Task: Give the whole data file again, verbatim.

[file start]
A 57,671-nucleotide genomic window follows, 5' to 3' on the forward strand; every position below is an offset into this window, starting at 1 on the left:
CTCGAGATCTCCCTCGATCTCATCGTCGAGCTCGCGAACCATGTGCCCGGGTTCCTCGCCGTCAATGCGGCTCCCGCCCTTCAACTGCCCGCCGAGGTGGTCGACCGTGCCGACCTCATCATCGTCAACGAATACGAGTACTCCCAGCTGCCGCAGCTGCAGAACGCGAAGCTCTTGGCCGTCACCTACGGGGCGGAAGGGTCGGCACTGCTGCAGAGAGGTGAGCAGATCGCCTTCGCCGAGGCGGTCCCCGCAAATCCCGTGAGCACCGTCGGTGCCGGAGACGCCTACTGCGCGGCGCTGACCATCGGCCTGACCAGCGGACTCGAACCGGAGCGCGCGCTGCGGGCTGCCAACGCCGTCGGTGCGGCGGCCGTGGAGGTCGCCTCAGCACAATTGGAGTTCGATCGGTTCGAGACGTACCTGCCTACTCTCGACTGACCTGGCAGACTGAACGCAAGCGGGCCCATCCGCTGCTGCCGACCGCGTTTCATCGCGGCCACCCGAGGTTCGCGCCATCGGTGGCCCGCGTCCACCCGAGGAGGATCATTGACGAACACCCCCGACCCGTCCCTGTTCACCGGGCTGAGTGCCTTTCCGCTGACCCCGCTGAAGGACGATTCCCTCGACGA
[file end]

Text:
A 57,671-nucleotide genomic window follows, 5' to 3' on the forward strand; every position below is an offset into this window, starting at 1 on the left:
CTCGAGATCTCCCTCGATCTCATCGTCGAGCTCGCGAACCATGTGCCCGGGTTCCTCGCCGTCAATGCGGCTCCCGCCCTTCAACTGCCCGCCGAGGTGGTCGACCGTGCCGACCTCATCATCGTCAACGAATACGAGTACTCCCAGCTGCCGCAGCTGCAGAACGCGAAGCTCTTGGCCGTCACCTACGGGGCGGAAGGGTCGGCACTGCTGCAGAGAGGTGAGCAGATCGCCTTCGCCGAGGCGGTCCCCGCAAATCCCGTGAGCACCGTCGGTGCCGGAGACGCCTACTGCGCGGCGCTGACCATCGGCCTGACCAGCGGACTCGAACCGGAGCGCGCGCTGCGGGCTGCCAACGCCGTCGGTGCGGCGGCCGTGGAGGTCGCCTCAGCACAATTGGAGTTCGATCGGTTCGAGACGTACCTGCCTACTCTCGACTGACCTGGCAGACTGAACGCAAGCGGGCCCATCCGCTGCTGCCGACCGCGTTTCATCGCGGCCACCCGAGGTTCGCGCCATCGGTGGCCCGCGTCCACCCGAGGAGGATCATTGACGAACACCCCCGACCCGTCCCTGTTCACCGGGCTGAGTGCCTTTCCGCTGACCCCGCTGAAGGACGATTCCCTCGACGA